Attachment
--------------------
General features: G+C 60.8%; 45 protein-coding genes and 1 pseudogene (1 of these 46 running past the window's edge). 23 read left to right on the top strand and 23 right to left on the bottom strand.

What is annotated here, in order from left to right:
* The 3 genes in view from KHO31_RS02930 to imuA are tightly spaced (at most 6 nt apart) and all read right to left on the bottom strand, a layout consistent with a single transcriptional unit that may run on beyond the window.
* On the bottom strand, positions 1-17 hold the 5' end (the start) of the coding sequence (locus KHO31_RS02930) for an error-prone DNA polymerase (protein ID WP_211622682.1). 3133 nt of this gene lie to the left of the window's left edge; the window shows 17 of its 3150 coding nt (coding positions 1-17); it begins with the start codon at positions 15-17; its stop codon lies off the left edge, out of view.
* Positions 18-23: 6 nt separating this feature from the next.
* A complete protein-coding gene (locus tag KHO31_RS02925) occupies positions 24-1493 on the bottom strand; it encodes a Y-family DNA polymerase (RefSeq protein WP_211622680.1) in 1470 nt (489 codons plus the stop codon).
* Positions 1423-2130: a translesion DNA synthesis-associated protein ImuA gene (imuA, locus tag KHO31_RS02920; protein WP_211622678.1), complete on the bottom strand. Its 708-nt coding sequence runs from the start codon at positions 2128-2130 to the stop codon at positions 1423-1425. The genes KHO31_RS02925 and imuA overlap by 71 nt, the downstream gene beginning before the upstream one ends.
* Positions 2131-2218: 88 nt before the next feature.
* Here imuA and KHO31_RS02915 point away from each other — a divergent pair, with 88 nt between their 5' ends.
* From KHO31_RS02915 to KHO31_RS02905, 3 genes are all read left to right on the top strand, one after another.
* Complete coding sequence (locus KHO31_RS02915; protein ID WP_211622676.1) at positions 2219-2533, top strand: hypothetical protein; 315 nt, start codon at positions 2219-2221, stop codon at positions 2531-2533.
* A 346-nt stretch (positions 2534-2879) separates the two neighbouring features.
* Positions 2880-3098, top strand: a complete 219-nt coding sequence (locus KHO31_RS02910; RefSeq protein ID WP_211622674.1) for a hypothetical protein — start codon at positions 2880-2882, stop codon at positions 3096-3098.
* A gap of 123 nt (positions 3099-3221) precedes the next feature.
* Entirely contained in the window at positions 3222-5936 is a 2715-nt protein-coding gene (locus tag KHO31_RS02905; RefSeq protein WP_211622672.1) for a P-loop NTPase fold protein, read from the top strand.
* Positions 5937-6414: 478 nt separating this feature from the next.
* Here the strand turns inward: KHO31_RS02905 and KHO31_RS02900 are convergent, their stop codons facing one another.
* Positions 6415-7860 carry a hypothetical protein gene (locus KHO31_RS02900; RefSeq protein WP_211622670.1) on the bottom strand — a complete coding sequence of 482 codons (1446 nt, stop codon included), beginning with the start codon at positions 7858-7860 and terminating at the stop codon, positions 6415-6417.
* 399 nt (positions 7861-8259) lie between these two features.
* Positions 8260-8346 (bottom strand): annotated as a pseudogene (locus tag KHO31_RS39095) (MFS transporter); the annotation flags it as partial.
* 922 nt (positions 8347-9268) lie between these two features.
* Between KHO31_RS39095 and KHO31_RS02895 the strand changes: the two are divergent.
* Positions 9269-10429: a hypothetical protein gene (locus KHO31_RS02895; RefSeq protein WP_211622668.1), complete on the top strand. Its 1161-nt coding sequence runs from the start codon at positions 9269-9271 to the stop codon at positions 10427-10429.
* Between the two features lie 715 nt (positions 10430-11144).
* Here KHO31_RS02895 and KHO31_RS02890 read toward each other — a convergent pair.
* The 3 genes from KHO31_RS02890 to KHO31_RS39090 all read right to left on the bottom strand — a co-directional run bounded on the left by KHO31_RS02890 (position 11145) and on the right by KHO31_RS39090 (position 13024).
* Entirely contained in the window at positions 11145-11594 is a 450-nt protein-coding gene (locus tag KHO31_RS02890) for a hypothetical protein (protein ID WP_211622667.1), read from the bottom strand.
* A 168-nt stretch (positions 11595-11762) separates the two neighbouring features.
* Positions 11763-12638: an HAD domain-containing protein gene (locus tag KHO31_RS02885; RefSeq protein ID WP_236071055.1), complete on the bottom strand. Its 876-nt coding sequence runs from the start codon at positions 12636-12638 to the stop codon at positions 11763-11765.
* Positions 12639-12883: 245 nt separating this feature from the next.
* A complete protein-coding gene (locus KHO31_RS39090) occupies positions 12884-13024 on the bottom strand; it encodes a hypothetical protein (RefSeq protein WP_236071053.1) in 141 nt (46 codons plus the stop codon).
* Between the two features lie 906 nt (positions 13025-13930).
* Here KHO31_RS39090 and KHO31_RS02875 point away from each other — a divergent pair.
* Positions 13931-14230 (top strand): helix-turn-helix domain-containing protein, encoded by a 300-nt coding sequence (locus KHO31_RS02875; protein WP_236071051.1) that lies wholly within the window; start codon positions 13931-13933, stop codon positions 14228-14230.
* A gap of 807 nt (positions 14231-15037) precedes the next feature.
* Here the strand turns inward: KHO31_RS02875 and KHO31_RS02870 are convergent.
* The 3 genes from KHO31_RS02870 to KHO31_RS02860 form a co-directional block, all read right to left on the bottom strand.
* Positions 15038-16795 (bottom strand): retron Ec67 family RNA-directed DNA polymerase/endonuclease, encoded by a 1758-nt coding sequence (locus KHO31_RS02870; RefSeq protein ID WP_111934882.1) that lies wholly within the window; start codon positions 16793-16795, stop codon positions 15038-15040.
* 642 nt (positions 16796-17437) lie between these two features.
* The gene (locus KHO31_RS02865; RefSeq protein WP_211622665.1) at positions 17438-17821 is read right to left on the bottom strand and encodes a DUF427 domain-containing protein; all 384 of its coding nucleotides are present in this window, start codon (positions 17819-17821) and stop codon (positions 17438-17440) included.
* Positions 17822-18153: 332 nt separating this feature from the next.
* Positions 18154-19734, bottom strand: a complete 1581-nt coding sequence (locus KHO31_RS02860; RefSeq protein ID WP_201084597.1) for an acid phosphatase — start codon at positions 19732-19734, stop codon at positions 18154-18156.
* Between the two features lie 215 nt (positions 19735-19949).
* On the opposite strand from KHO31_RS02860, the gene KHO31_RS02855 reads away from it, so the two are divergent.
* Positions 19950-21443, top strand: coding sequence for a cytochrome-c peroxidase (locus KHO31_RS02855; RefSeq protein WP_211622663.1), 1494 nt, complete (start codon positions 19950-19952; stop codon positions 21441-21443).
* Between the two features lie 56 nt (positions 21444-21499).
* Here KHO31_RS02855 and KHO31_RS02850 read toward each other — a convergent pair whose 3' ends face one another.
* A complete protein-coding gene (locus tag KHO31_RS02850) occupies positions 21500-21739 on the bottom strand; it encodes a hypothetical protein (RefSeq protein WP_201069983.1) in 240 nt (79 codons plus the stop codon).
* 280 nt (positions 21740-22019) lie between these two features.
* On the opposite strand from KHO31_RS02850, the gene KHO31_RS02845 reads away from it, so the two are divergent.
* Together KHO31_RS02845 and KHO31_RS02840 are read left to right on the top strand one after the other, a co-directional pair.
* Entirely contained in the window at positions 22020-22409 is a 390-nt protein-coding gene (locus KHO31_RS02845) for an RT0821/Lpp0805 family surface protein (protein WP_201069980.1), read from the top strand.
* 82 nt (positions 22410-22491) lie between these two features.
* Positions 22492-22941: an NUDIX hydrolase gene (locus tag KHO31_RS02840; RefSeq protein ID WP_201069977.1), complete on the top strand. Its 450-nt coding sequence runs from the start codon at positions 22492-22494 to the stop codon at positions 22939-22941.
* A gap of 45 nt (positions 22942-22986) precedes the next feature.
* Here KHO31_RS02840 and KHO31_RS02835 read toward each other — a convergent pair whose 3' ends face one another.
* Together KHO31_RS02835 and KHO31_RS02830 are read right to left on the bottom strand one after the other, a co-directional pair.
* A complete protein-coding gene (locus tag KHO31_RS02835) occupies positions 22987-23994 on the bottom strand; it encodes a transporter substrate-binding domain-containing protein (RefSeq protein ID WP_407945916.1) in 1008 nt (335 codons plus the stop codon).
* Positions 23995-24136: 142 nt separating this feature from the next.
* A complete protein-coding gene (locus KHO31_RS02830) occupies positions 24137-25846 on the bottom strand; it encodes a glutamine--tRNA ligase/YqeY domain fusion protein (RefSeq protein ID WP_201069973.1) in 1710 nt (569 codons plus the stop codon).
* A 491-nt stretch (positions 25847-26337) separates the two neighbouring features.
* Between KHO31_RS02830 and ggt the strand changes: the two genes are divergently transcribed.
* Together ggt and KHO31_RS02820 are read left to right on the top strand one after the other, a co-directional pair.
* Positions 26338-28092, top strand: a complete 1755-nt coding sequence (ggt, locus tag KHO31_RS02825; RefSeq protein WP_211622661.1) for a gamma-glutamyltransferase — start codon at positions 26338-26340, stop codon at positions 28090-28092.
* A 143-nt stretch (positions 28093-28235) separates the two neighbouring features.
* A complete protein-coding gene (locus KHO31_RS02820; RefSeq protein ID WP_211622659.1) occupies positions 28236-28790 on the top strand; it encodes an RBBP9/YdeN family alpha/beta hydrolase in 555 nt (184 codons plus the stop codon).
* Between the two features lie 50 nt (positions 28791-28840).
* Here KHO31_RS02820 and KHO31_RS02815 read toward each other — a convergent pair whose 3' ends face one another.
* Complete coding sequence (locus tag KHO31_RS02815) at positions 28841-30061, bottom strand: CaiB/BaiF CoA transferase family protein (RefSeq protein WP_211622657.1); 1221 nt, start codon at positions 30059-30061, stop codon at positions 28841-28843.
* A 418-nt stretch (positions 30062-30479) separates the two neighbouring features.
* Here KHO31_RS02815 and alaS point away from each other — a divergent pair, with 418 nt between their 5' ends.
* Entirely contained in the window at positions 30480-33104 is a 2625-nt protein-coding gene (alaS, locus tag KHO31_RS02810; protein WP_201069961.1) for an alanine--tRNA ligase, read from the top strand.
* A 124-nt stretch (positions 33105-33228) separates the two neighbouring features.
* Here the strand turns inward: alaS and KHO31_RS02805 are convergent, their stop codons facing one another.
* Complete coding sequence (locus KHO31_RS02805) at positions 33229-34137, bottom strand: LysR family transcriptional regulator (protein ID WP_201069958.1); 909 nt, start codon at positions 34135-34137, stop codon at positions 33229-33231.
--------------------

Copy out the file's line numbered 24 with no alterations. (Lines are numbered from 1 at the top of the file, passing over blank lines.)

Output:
* Between the two features lie 715 nt (positions 10430-11144).